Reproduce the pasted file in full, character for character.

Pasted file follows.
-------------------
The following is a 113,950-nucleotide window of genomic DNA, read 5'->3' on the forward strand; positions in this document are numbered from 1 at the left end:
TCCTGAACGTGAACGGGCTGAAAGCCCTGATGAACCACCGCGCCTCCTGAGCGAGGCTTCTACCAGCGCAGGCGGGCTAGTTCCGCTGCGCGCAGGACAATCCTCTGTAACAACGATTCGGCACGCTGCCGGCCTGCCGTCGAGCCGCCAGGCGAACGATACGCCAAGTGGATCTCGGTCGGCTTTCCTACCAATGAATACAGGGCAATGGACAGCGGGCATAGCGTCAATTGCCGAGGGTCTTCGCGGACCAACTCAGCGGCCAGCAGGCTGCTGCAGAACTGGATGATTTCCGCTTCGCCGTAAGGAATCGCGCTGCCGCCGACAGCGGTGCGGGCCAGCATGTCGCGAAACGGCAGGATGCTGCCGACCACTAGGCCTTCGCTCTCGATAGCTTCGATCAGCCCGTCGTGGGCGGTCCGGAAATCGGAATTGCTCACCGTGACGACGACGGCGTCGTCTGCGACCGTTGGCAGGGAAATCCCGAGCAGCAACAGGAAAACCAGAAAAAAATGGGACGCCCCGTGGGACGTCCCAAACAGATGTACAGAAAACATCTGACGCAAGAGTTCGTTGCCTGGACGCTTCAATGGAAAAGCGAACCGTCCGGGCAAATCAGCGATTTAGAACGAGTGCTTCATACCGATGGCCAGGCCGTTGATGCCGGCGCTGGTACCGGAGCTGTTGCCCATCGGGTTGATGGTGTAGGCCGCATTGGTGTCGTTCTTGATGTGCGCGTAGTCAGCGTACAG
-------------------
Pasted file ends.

The following is a 113,950-nucleotide window of genomic DNA, read 5'->3' on the forward strand; positions in this document are numbered from 1 at the left end:
TCCTGAACGTGAACGGGCTGAAAGCCCTGATGAACCACCGCGCCTCCTGAGCGAGGCTTCTACCAGCGCAGGCGGGCTAGTTCCGCTGCGCGCAGGACAATCCTCTGTAACAACGATTCGGCACGCTGCCGGCCTGCCGTCGAGCCGCCAGGCGAACGATACGCCAAGTGGATCTCGGTCGGCTTTCCTACCAATGAATACAGGGCAATGGACAGCGGGCATAGCGTCAATTGCCGAGGGTCTTCGCGGACCAACTCAGCGGCCAGCAGGCTGCTGCAGAACTGGATGATTTCCGCTTCGCCGTAAGGAATCGCGCTGCCGCCGACAGCGGTGCGGGCCAGCATGTCGCGAAACGGCAGGATGCTGCCGACCACTAGGCCTTCGCTCTCGATAGCTTCGATCAGCCCGTCGTGGGCGGTCCGGAAATCGGAATTGCTCACCGTGACGACGACGGCGTCGTCTGCGACCGTTGGCAGGGAAATCCCGAGCAGCAACAGGAAAACCAGAAAAAAATGGGACGCCCCGTGGGACGTCCCAAACAGATGTACAGAAAACATCTGACGCAAGAGTTCGTTGCCTGGACGCTTCAATGGAAAAGCGAACCGTCCGGGCAAATCAGCGATTTAGAACGAGTGCTTCATACCGATGGCCAGGCCGTTGATGCCGGCGCTGGTACCGGAGCTGTTGCCCATCGGGTTGATGGTGTAGGCCGCATTGGTGTCGTTCTTGATGTGCGCGTAGTCAGCGTACAG